Join Mike Figliuolo for an in-depth discussion in this video Measuring and adjusting, part of Building High-Performance Teams.
- When you're running a high-performing team one of the most valuable assets you've got is time and so much of our time gets consumed by worthless activities. The most worthless being meetings that don't have a purpose and aren't efficient. So I'd like to offer some techniques for running your meetings more efficiently, helping you focus on the right key sets of metrics, and then managing by exception because you should spend less time in meetings and more time driving results.
Now some of the reasons that your meetings turn into time wasters are going to be very common. First, share information ahead of time. Send documents out to people well in advance of the meeting and set a clear expectation that that information will be reviewed before people come into the room. As the leader of the team you can set that tone very easily and set that expectation and then hold people to that standard when they come to the meeting.
Simply ask, "Has everybody reviewed "the information that was sent out?" And if enough people haven't reviewed it, you should adjourn the meeting and reschedule and start setting that tone for people that this is an expectation when we send stuff out in advance, it's going to be reviewed so we can be efficient with our time when we are together. Second, define the meeting purpose ahead of time when you invite people and make sure you're going to have the right players in the room and make sure they bring the right information.
If you're not going to have the key players or the information won't be ready, reschedule the meeting because holding the meeting anyway will be a frustrating waste of time. Only talk about major variances and focus on the metrics that are out of line. Forget all the ones that are meeting expectations and think about how you can solve for the variances that are appearing. Next, the 80/20 rule is absolutely in play as you approach your meetings.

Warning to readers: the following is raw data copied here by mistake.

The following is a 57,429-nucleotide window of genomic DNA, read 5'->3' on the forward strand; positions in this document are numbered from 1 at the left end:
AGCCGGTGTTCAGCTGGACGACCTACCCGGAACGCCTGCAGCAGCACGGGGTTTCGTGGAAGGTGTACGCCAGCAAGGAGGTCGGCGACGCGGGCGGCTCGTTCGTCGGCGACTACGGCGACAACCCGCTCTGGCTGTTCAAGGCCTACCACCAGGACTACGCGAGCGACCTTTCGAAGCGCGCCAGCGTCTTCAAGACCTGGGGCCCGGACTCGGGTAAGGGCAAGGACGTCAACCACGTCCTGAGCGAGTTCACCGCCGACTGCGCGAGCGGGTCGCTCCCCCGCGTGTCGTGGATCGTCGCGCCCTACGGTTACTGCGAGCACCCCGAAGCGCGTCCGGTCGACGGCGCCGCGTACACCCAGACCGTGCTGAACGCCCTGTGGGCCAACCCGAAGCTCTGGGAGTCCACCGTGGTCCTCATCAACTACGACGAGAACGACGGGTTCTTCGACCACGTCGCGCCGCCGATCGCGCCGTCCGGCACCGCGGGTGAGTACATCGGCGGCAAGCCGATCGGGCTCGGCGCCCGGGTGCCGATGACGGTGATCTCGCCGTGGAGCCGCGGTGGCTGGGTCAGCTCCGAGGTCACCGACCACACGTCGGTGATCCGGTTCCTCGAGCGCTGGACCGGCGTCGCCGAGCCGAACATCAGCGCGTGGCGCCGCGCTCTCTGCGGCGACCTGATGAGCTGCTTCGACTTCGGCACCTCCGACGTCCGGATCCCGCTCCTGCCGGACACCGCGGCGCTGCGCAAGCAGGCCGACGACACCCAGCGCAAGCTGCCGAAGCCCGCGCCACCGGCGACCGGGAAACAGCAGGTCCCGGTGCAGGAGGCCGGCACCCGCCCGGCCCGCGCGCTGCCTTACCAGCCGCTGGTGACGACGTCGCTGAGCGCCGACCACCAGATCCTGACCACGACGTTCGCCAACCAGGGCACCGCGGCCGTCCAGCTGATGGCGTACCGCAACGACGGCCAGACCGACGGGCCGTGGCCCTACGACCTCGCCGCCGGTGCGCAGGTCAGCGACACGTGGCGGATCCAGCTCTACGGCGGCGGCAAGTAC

The 80/20 being the law of the vital few. There are only a few metrics or a few projects that really matter and are going to drive your results and you should spend the vast majority of your time on that small number of projects. For all the projects that are on schedule and on budget, note it, mention it quickly, and move on to the ones that are not. Review your standing meetings. There are so many meetings that are probably on your calendars that have been around for a while.
Well, we've always had that status meeting. We've always had that update meeting. Take a step back and ask, "Is that meeting "still serving a purpose?" If it's not, you should end the meeting and stop having it. Free up that time on people's calendars that they can go out and execute against the key initiatives. Lastly, in terms of meeting efficiency, if a decision is to be made, ensure everyone in the meeting knows what was decided and communicate the decision immediately to the rest of the organization.
You can't have people walking out with a lack of clarity on what the decision was, nor can you have a meeting where you make a decision and you don't let people know what you want them to do. So meetings take up some of the most precious resource that you've got, which is your time and your teams time. So, be efficient with your meetings. Time is precious. Focus on what matters, manage by exception, be clear about the purpose, make your decisions, and communicate them so the team can focus on having impact.
Lynda.com is a PMI Registered Education Provider. This course qualifies for professional development units (PDUs). To view the activity and PDU details for this course, click here.
The PMI Registered Education Provider logo is a registered mark of the Project Management Institute, Inc.
- Create a compelling vision and mission for your team.
- List the steps to conduct strategic planning activities.
- Identify the resources teams need to succeed.
- Determine the skills leaders need to look for when recruiting high performance teams.
- Explain how to create stretch opportunities for employees.
- Describe the primary components of conflict resolution.
- Build bench strength and succession plans.